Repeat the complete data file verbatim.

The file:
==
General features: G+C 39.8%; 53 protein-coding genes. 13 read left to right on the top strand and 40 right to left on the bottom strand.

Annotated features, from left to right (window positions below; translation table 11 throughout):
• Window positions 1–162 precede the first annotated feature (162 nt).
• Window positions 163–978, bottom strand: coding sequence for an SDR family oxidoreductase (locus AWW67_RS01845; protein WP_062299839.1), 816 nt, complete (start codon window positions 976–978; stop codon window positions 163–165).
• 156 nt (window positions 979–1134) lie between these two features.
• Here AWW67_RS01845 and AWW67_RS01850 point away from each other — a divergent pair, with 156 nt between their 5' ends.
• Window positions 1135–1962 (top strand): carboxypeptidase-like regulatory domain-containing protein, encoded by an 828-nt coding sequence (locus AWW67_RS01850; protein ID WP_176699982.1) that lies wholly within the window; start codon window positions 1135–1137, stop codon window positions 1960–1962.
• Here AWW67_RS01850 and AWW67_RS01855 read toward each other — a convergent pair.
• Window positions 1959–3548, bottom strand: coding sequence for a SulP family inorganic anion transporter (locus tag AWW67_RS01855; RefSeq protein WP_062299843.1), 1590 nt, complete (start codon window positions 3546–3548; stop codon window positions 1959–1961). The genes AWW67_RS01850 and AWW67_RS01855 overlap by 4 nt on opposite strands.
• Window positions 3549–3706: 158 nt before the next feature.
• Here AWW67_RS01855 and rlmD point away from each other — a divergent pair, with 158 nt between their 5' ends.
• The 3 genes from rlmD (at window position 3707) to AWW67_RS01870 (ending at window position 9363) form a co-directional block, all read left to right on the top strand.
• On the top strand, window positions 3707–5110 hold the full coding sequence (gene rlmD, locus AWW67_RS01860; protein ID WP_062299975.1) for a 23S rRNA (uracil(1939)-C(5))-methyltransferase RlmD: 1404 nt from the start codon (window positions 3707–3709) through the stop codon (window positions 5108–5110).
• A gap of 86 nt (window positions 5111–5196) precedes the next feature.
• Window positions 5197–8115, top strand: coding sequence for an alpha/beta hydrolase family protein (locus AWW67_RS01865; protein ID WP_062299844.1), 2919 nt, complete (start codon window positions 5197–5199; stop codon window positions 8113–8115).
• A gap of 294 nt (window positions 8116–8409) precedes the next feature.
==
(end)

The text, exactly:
General features: G+C 39.8%; 53 protein-coding genes. 13 read left to right on the top strand and 40 right to left on the bottom strand.

Annotated features, from left to right (window positions below; translation table 11 throughout):
• Window positions 1–162 precede the first annotated feature (162 nt).
• Window positions 163–978, bottom strand: coding sequence for an SDR family oxidoreductase (locus AWW67_RS01845; protein WP_062299839.1), 816 nt, complete (start codon window positions 976–978; stop codon window positions 163–165).
• 156 nt (window positions 979–1134) lie between these two features.
• Here AWW67_RS01845 and AWW67_RS01850 point away from each other — a divergent pair, with 156 nt between their 5' ends.
• Window positions 1135–1962 (top strand): carboxypeptidase-like regulatory domain-containing protein, encoded by an 828-nt coding sequence (locus AWW67_RS01850; protein ID WP_176699982.1) that lies wholly within the window; start codon window positions 1135–1137, stop codon window positions 1960–1962.
• Here AWW67_RS01850 and AWW67_RS01855 read toward each other — a convergent pair.
• Window positions 1959–3548, bottom strand: coding sequence for a SulP family inorganic anion transporter (locus tag AWW67_RS01855; RefSeq protein WP_062299843.1), 1590 nt, complete (start codon window positions 3546–3548; stop codon window positions 1959–1961). The genes AWW67_RS01850 and AWW67_RS01855 overlap by 4 nt on opposite strands.
• Window positions 3549–3706: 158 nt before the next feature.
• Here AWW67_RS01855 and rlmD point away from each other — a divergent pair, with 158 nt between their 5' ends.
• The 3 genes from rlmD (at window position 3707) to AWW67_RS01870 (ending at window position 9363) form a co-directional block, all read left to right on the top strand.
• On the top strand, window positions 3707–5110 hold the full coding sequence (gene rlmD, locus AWW67_RS01860; protein ID WP_062299975.1) for a 23S rRNA (uracil(1939)-C(5))-methyltransferase RlmD: 1404 nt from the start codon (window positions 3707–3709) through the stop codon (window positions 5108–5110).
• A gap of 86 nt (window positions 5111–5196) precedes the next feature.
• Window positions 5197–8115, top strand: coding sequence for an alpha/beta hydrolase family protein (locus AWW67_RS01865; protein ID WP_062299844.1), 2919 nt, complete (start codon window positions 5197–5199; stop codon window positions 8113–8115).
• A gap of 294 nt (window positions 8116–8409) precedes the next feature.